Supplemental Oxygen

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SUPPLEMENTAL OXYGEN

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SupplementalOxygen

SupplementalOxygen for Recovery after Exercise at Altitude

Oxygenis essential for the body to feel energetic and when limited, itcauses poor performance in any form of sport. While exercising orplaying any sports activity, low oxygen environments reduce someone’sworkout capacity. Skiing in high altitude is tiring, and one needs alot of oxygen to enjoy the action. Most ski teams use supplementaloxygen (Rutberg, 2016). However, not many individuals know that theycan improve their vacation by doing the same. Struggling to getenough oxygen makes the skiing experience terrible.

Thebody takes the time to adapt and a holiday can be over before one isready to have fun. To increase oxygen levels significantly, one needsto use supplemental oxygen. Since skiing requires high-energy output,oxygen must be in plenty. To reduce soreness and enhance staminaduring skiing one should use portable oxygen. It supplements theoxygen levels, and the body feels healthy. The number of red cellsincreases due to enough oxygen. Consequently, giving you the powerneeded to ski without feeling weak and exhausted. Skiing is anintense sport that leads to muscle fatigue. This weariness occurswhen glycogen, which is found in carbohydrates, is burnt in thepresence of insufficient oxygen. It releases lactic acid and causesmuscle exhaustion. Supplemental oxygen provides a quick solution. Itreplaces depleted levels of oxygen in the blood (Rutberg, 2016).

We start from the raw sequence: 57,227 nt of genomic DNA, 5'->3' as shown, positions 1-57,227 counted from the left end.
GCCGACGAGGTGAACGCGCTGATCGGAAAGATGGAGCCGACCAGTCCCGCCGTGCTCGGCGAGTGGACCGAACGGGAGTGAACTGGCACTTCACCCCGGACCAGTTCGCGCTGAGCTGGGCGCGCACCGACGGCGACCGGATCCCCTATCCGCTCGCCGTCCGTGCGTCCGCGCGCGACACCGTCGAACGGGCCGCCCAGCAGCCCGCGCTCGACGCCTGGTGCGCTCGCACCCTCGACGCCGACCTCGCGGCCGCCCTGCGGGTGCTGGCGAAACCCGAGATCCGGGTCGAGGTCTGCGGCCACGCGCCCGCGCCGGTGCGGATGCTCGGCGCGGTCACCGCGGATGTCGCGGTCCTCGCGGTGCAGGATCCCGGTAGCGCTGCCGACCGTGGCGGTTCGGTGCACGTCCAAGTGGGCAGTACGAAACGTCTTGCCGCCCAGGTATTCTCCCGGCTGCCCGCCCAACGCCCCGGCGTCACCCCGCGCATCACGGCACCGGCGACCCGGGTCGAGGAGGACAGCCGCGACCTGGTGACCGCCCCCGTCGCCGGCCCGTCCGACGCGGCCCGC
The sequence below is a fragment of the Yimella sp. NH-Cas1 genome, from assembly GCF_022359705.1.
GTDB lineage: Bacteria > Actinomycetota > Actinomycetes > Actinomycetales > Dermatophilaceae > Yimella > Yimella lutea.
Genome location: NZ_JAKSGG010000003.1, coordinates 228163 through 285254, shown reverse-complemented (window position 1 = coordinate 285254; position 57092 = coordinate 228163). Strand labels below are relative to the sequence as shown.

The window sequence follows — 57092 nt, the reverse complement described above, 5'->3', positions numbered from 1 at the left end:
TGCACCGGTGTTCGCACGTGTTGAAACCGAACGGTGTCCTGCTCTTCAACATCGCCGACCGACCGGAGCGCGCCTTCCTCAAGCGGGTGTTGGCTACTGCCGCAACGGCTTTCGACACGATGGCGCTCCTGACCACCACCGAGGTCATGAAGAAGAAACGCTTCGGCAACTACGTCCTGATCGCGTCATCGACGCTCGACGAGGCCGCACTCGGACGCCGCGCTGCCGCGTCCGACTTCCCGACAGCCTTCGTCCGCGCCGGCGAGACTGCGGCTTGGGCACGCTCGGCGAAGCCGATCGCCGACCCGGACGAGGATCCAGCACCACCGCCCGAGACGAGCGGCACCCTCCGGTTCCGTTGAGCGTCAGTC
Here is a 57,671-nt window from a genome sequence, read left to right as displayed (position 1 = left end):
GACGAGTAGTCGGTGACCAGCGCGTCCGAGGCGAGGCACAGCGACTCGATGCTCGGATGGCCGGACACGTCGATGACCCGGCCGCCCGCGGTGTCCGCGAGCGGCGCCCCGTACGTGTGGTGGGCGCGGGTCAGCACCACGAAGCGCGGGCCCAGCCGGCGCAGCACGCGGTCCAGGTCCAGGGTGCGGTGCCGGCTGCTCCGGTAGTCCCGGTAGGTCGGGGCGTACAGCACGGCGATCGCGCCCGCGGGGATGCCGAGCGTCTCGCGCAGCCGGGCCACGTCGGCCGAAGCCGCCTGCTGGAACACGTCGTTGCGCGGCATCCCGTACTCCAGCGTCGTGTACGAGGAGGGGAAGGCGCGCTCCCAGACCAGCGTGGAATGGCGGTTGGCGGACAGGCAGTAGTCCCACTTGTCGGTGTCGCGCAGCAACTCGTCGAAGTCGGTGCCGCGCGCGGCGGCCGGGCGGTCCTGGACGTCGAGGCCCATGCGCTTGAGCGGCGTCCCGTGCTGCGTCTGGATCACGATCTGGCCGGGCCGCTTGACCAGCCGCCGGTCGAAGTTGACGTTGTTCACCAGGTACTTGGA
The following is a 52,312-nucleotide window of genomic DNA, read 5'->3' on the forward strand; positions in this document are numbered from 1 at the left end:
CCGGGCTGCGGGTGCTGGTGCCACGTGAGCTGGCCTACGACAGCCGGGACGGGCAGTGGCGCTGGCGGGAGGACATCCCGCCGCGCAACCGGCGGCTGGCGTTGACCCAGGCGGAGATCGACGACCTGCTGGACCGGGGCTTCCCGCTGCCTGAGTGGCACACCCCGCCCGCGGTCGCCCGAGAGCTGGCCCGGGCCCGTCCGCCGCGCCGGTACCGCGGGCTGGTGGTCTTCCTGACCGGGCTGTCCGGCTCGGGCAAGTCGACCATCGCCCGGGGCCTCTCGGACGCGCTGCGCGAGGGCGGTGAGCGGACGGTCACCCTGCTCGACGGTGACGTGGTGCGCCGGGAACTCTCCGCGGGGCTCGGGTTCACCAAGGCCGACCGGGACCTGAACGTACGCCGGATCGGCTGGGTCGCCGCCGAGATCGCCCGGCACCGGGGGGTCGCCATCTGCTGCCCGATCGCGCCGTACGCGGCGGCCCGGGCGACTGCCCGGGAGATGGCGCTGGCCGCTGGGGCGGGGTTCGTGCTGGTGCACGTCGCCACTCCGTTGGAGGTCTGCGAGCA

Skiingat altitude levels makes the body struggle in oxygen absorption. According to a naturopathic doctor, Dr. Roanne Houck, some of thesigns of altitude sickness include headaches, nausea, weakness,disorientation, and shortness of breath (Anderson, 2012). The airmolecules expand due to barometric pressure in high altitude areas. It lowers the oxygen level in the air. However, it does not have toend someone’s vacation. Supplemental oxygen will make one feelcomfortable and full of energy when in a high altitude environment(Anderson, 2012).

Reference

Anderson,L. (2012). Living at altitude: The pros and cons of a high-altitudelifestyle. Acli-Mate.Web.Retrieved fromhttp://acli-mate.com/living-at-altitude-the-pros-and-cons-of-a-high-altitude-lifestyle/

Rutberg,J. (2016). Hyperoxic training: The little-known training techniqueOlympic athletes are using. TrainingRight.Web.http://trainright.com/hyperoxic-training-little-know-training-technique-olympic-athletes-using/?utm_source=Blog+Content+Email+Aug+11+2016+-+Hyperoxic+Training&amputm_campaign=HyperoxicTraining&amputm_medium=email

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